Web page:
If anyone is looking at The Dan Plan as an experiment to tell whether anyone can be a professional after 10,000 hours the experiment can show absolutely nothing unless it fails (which it will).

 

In the case that it fails it proves that not EVERYONE can do it. Nothing more and nothing less. In the unlikely case that it succeeded it would only prove that ONE PERSON succeeded. If it succeeded it would no more prove that everybody would succeed than failing would prove that everybody would fail.

 

The problem with a study of one person is that it's a study of one person. A result is just as likely to be from another cause as the cause being studied.

post #730 of 918
Quote:
Originally Posted by MS256 View Post
 

If anyone is looking at The Dan Plan as an experiment to tell whether anyone can be a professional after 10,000 hours the experiment can show absolutely nothing unless it fails (which it will).

 

In the case that it fails it proves that not EVERYONE can do it. Nothing more and nothing less. In the unlikely case that it succeeded it would only prove that ONE PERSON succeeded. If it succeeded it would no more prove that everybody would succeed than failing would prove that everybody would fail.

 

The problem with a study of one person is that it's a study of one person. A result is just as likely to be from another cause as the cause being studied.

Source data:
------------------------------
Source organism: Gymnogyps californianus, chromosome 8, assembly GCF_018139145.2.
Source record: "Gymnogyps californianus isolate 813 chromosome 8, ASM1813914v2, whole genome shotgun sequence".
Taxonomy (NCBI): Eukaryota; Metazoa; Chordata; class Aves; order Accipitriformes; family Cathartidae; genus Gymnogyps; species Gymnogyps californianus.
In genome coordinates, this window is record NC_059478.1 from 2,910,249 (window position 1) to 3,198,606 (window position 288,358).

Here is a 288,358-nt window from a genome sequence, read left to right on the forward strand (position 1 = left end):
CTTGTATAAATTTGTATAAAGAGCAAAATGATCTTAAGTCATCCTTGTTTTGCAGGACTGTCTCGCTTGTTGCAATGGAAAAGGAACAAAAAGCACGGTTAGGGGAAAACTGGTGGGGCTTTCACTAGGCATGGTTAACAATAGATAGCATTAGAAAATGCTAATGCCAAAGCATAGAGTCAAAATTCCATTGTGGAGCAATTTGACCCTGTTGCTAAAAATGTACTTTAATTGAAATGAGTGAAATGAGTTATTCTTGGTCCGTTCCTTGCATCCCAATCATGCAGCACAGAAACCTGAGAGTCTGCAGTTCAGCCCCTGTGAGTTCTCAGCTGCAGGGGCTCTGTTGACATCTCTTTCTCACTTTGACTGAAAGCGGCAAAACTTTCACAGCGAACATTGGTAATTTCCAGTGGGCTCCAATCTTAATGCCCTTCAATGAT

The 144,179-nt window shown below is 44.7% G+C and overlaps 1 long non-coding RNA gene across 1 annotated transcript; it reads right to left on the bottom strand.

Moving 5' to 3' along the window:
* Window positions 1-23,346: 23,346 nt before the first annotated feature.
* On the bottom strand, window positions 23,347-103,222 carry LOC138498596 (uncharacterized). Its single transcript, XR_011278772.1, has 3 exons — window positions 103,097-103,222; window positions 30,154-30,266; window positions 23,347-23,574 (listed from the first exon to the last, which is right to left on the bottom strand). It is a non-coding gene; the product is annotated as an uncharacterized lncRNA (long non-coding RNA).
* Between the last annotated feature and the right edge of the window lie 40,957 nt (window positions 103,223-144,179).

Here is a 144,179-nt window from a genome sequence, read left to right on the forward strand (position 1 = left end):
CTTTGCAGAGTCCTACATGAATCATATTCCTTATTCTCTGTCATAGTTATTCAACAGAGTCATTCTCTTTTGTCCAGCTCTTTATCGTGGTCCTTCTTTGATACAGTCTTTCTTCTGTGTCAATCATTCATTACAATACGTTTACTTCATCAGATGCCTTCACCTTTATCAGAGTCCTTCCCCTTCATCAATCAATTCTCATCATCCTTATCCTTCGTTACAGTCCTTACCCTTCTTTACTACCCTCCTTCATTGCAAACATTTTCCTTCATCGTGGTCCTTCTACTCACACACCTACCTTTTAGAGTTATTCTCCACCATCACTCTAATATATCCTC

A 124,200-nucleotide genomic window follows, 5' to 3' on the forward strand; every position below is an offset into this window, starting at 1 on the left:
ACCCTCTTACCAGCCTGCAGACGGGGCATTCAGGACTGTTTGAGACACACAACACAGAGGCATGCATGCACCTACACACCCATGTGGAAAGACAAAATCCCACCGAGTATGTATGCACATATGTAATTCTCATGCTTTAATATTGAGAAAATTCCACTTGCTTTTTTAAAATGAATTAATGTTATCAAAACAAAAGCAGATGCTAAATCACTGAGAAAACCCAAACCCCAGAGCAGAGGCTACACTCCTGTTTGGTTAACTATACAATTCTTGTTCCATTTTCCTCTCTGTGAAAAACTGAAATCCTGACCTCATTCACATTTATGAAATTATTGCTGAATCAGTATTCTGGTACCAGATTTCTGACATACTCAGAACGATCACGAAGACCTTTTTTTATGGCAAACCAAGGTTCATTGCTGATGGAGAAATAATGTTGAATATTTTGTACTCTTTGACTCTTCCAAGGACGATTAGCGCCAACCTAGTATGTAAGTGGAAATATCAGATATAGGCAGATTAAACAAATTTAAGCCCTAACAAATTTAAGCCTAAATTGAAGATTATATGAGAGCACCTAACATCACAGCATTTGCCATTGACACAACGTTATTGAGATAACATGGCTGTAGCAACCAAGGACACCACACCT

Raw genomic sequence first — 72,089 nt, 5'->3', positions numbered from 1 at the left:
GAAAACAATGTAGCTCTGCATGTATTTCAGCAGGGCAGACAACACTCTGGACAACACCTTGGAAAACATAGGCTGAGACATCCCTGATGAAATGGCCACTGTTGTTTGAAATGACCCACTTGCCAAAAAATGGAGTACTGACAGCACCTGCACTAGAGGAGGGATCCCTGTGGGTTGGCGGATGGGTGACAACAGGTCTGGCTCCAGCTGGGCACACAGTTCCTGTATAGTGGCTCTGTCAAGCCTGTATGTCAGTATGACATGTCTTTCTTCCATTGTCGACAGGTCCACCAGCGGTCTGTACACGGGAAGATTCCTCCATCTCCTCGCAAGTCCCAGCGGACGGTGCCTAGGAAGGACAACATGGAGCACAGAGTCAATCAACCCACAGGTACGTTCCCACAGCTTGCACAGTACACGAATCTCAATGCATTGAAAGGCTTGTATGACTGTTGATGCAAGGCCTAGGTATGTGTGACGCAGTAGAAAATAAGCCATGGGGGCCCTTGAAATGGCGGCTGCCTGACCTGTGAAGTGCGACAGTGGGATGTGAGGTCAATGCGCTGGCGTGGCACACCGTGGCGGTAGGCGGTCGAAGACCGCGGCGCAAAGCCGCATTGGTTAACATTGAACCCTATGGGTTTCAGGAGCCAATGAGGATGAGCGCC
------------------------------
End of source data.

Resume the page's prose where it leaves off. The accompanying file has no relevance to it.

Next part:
That's true of every experiment, which is why it's important to understand the variables in play.

 

And it is very important that this experiment fail, because there are people out there who interpreted the "10,000" hour thing to mean that if you put that much time into something, you will be highly successful.  I agree it is more meaningful if it fails, because of that.  But I disagree that it would prove "absolutely nothing" unless it failed.

post #731 of 918
Quote:
Originally Posted by MS256 View Post
 

If anyone is looking at The Dan Plan as an experiment to tell whether anyone can be a professional after 10,000 hours the experiment can show absolutely nothing unless it fails (which it will).

 

In the case that it fails it proves that not EVERYONE can do it. Nothing more and nothing less. In the unlikely case that it succeeded it would only prove that ONE PERSON succeeded. If it succeeded it would no more prove that everybody would succeed than failing would prove that everybody would fail.

 

The problem with a study of one person is that it's a study of one person. A result is just as likely to be from another cause as the cause being studied.

 

 

Quote:
Originally Posted by bplewis24 View Post
 

 

That's true of every experiment, which is why it's important to understand the variables in play.

 

And it is very important that this experiment fail, because there are people out there who interpreted the "10,000" hour thing to mean that if you put that much time into something, you will be highly successful.  I agree it is more meaningful if it fails, because of that.  But I disagree that it would prove "absolutely nothing" unless it failed.

I actually think that it proves ABSOLUTELY NOTHING regardless of whether or not it succeed or fails.  I've probably said this a few times before, but who knows which page its on at this point.  If it succeeds, it can't be proven that Dan didn't already have the talent.  Just because he had never tried golf before doesn't mean that he didn't have it in him.  And if it fails, it can't be proven that he went about it the right way.  Was his practice "proper?"  Him failing doesn't prove that he can't do it, it could just be that he was going about it wrong.